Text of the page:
CLEVELAND (AP) — Kevin Love’s long, winding run with the Cleveland Cavaliers could be ending after nearly nine years.

The five-time All-Star forward has discussed the possibility of a contract buyout with the Cavs after being dropped from their rotation, a person familiar with the situation told The Associated Press on Thursday.

Love is in the final year of a $120 million, four-year extension he signed in 2018.

The 34-year-old hasn’t played in the last 12 games and his representatives approached the Cavaliers about the buyout, said the person who spoke to the AP on condition of anonymity because negotiations continue.

At this point, nothing has been finalized and the sides are expected to engage in discussions during the All-Star break, the person said.

Love has been with Cleveland since 2014, and one of the NBA’s most versatile big men is the last remaining link from the 2016 title team, which ended the city’s 52-year pro sports championship drought.

Although he’s not contributing like he once did on the floor, Love has become a beloved player to Cleveland fans.

His acceptance of a reserve role last season helped fuel the team’s turnaround after winning just 60 games combined in the three previous seasons. And Love’s public disclosure of struggling with mental health issues in the past made him relatable and easy to root for.

The Athletic first reported Love’s buyout request.

Love played well earlier this season before being slowed by a thumb injury. When forward Dean Wade and guard Ricky Rubio recently returned from injuries, Love’s minutes shrunk, and lately he hasn’t been in coach J.B. Bickerstaff’s rotation at all.

Love’s situation became cloudier when the team signed veteran forward Danny Green after he became available via buyout. Green made his debut in Wednesday night’s 118-112 loss at Philadelphia while Love sat again.

Love wants to play, and if the Cavs, who entered the day fourth in the Eastern Conference standings, agree to a buyout, he could draw interest from other contending teams. Miami and Phoenix are among the potential landing spots.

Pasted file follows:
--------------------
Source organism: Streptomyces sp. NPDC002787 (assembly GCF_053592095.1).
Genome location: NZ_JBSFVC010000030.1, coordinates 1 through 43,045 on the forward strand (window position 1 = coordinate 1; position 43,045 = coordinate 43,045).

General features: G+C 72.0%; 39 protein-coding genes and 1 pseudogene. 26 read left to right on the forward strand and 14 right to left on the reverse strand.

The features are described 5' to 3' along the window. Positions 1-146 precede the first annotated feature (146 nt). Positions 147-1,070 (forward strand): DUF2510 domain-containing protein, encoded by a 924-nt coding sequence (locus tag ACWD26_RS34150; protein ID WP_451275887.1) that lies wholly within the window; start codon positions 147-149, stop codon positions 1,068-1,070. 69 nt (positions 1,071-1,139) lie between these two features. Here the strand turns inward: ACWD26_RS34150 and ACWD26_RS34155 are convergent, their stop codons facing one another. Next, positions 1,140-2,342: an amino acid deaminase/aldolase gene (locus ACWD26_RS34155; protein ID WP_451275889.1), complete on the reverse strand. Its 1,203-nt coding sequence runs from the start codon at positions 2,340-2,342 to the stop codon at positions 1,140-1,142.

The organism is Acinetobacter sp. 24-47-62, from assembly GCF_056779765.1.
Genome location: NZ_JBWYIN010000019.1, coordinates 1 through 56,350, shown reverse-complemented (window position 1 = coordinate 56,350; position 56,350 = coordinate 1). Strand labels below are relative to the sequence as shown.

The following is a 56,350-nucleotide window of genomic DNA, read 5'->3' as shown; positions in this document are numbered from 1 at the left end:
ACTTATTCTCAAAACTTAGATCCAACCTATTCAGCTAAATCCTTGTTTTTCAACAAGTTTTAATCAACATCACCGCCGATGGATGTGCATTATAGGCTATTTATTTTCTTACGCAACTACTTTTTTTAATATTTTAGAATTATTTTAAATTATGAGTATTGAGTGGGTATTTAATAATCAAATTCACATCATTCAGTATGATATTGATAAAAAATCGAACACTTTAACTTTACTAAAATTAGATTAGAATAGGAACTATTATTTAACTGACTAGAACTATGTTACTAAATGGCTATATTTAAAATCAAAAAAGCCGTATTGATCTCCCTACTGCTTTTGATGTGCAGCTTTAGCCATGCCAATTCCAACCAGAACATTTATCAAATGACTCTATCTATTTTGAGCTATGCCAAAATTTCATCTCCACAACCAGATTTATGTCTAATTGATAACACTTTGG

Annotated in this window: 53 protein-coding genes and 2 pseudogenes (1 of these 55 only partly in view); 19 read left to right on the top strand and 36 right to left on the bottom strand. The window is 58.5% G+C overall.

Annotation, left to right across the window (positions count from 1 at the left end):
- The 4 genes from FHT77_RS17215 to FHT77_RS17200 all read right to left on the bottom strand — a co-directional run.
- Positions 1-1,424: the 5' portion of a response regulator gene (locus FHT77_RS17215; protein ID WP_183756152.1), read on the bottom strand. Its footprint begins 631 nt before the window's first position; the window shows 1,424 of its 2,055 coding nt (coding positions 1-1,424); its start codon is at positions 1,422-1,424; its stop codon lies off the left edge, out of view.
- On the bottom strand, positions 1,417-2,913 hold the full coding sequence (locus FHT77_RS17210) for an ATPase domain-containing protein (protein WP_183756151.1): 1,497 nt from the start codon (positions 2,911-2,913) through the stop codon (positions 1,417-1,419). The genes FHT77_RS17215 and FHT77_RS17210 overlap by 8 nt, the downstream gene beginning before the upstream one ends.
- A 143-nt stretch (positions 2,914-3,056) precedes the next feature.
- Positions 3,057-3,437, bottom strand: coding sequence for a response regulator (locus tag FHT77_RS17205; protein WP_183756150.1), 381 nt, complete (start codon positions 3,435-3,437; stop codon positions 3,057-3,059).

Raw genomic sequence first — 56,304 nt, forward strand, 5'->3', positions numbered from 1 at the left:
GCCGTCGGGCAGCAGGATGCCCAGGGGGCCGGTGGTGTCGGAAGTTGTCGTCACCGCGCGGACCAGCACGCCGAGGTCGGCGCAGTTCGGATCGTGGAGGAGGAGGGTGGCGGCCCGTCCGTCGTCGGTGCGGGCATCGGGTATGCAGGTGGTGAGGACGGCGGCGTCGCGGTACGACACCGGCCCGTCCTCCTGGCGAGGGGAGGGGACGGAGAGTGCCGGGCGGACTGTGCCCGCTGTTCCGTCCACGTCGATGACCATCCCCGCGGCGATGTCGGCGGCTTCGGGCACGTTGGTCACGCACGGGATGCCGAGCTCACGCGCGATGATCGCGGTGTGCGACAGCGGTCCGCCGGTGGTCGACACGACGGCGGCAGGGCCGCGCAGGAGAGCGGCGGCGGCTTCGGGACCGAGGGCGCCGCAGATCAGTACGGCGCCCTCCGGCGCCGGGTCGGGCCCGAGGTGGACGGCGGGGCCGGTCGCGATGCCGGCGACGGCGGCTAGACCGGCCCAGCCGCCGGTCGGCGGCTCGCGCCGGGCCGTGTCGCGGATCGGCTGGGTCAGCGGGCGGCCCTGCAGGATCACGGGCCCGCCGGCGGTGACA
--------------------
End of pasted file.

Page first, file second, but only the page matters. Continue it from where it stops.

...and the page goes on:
Last week, Cavaliers president of basketball operations Koby Altman said he had not spoken to Love or his agents about a buyout and expected him to have a contributing role again at some point this season.

Bickerstaff said something similar while complimenting Love on continuing to be a good teammate and leader.

“We still believe he’s capable of helping us in big moments because he has that experience and has been through those pressures,” Bickerstaff said Monday night before a win over San Antonio. “I do think there’s going to be times where we really need him because again he’s another one of those guys who’s been through those moments and seen those types of things that we’re going to need hopefully down the stretch here.”

Love has averaged 17.2 points and 10.5 rebounds since 2008. He spent six seasons with Minnesota before being traded to Cleveland.

Love had some initial struggles trying to fit in when he first arrived. Accustomed to being the star with the Timberwolves, he had to learn how to be a supporting player aside LeBron James and Kyrie Irving.

Love eventually found his footing, and Cavs fans will long remember his defense on Steph Curry in the closing minutes of Game 7 in 2016 as Cleveland completed a comeback from a 3-1 deficit to stun the Golden State Warriors.


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